material VA records to review. Because this matter is remanded for review and consideration of
additional evidence, the court will not address plaintiff’s second argument challenging the ALJ’s
evaluation of all the evidence of record.
II. STANDARD OF REVIEW
In determining disability, the Commissioner, through the ALJ, works through a five-step
sequential evaluation process.1 The burden rests upon plaintiff throughout the first four steps of
this five-step process to prove disability, and if plaintiff is successful in sustaining his burden at
each of the first four levels, then the burden shifts to the Commissioner at step five.2 First,
plaintiff must prove he is not currently engaged in substantial gainful activity.3 Second, plaintiff
See 20 C.F.R. §§ 404.1520, 416.920 (2010).
Crowley v. Apfel, 197 F.3d 194, 198 (5th Cir. 1999).
20 C.F.R. §§ 404.1520(b), 416.920(b) (2010).
must prove his impairment is “severe” in that it “significantly limits [his] physical or mental
ability to do basic work activities . . . .”4 At step three the ALJ must conclude plaintiff is
disabled if he proves that his impairments meet or are medically equivalent to one of the
impairments listed at 20 C.F.R. Part 404, Subpart P, App. 1, §§ 1.00-114.09 (2010).5 If plaintiff
does not meet this burden, at step four he must prove that he is incapable of meeting the physical
and mental demands of his past relevant work.6 At step five, the burden shifts to the
Commissioner to prove, considering plaintiff’s residual functional capacity, age, education and
past work experience, that he is capable of performing other work.7 If the Commissioner proves
other work exists which plaintiff can perform, plaintiff is given the chance to prove that he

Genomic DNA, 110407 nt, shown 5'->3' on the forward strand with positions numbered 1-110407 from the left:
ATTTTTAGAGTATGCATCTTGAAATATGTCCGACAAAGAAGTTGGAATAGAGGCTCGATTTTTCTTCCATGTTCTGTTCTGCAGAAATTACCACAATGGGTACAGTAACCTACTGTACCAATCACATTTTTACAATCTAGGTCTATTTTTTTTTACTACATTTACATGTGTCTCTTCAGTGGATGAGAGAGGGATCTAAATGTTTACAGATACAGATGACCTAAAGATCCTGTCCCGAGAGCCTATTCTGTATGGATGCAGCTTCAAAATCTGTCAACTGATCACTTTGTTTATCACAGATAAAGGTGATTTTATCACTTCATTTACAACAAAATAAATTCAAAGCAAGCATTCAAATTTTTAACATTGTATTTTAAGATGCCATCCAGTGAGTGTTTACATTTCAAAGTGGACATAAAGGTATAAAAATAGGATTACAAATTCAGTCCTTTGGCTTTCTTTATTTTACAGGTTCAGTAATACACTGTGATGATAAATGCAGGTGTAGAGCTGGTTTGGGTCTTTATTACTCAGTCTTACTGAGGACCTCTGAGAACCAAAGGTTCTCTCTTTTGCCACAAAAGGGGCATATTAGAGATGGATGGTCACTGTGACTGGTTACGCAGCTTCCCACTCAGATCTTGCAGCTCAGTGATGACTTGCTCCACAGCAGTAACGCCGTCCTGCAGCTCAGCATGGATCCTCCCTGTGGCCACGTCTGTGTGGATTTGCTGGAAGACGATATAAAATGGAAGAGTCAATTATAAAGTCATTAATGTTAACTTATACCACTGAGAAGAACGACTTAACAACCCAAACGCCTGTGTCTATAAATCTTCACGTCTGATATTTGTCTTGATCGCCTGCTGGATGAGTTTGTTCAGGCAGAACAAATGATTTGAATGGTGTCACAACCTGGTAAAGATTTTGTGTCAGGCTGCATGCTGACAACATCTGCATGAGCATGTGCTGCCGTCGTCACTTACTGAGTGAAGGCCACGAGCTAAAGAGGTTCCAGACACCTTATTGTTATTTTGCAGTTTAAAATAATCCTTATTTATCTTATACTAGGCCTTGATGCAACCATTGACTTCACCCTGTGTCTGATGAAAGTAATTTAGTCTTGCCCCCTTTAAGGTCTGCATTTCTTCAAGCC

cannot, in fact, perform that work.8
The court considers on appeal whether the Commissioner’s final decision is supported by
substantial evidence and whether the Commissioner used the correct legal standard. Crowley v.
Apfel, 197 F.3d 194, 196 (5th Cir. 1999), citing Austin v. Shalala, 994 F.2d 1170 (5th Cir. 1993);
Villa v. Sullivan, 895 F.2d 1019, 1021 (5th Cir. 1990). The court has the responsibility to
scrutinize the entire record to determine whether the ALJ’s decision was supported by
substantial evidence and whether the proper legal standards were applied in reviewing the claim.
20 C.F.R. §§ 404.1520(c), 416.920(c) (2010).
20 C.F.R. §§ 404.1520(d), 416.920(d) (2010). If a claimant’s impairment meets certain
criteria, that claimant’s impairments are “severe enough to prevent a person from doing any
gainful activity.” 20 C.F.R. § 416.925 (2003).
20 C.F.R. §§ 404.1520(e), 416.920(e) (2010).
20 C.F.R §§ 404.1520(g), 416.920(g) (2010).
Muse, 925 F.2d at 789.
Ransom v. Heckler, 715 F.2d 989, 992 (5th Cir. 1983). The court has limited power of review
and may not reweigh the evidence or substitute its judgment for that of the Commissioner,9 even
if it finds that the evidence leans against the Commissioner’s decision.10 The Fifth Circuit has
held that substantial evidence is “more than a scintilla, less than a preponderance, and is such
relevant evidence as a reasonable mind might accept as adequate to support a conclusion.”
Crowley v. Apfel, 197 F.3d 194, 197 (5th Cir. 1999) (citation omitted). Conflicts in the evidence
are for the Commissioner to decide, and if there is substantial evidence to support the decision, it
must be affirmed even if there is evidence on the other side. Selders v. Sullivan, 914 F.2d 614,
617 (5th Cir. 1990). The court’s inquiry is whether the record, as a whole, provides sufficient
evidence that would allow a reasonable mind to accept the conclusions of the ALJ. Richardson
v. Perales, 402 U.S. 389, 401 (1971). “If supported by substantial evidence, the decision of the
[Commissioner] is conclusive and must be affirmed.” Paul v. Shalala, 29 F.3d 208, 210 (5th Cir.
1994), citing Richardson v. Perales, 402 U.S. 389, 390, 28 L.Ed.2d 842 (1971).
Of primary concern to the court in this case is the ALJ’s allocation of “little weight” to
the VA’s disability finding. Docket 8, p. 21. This is contrary to Fifth Circuit precedent holding
that a VA disability rating, while not binding in social security disability proceedings, constitutes
evidence “entitled to great weight.” Latham v. Shalala, 36 F.3d 482, 483 (5th Cir. 1994);
Rodriguez v. Schweiker, 640 F.2d 682, 686 (1981); Epps v. Harris, 624 F.2d 1267, 1274 (5th Cir.
Hollis v. Bowen, 837 F.2d 1378, 1383 (5th Cir. 1988).
Bowling v. Shalala, 36 F.3d 431, 434 (5th Cir. 1994); Harrell v. Bowen, 862 F.2d 471,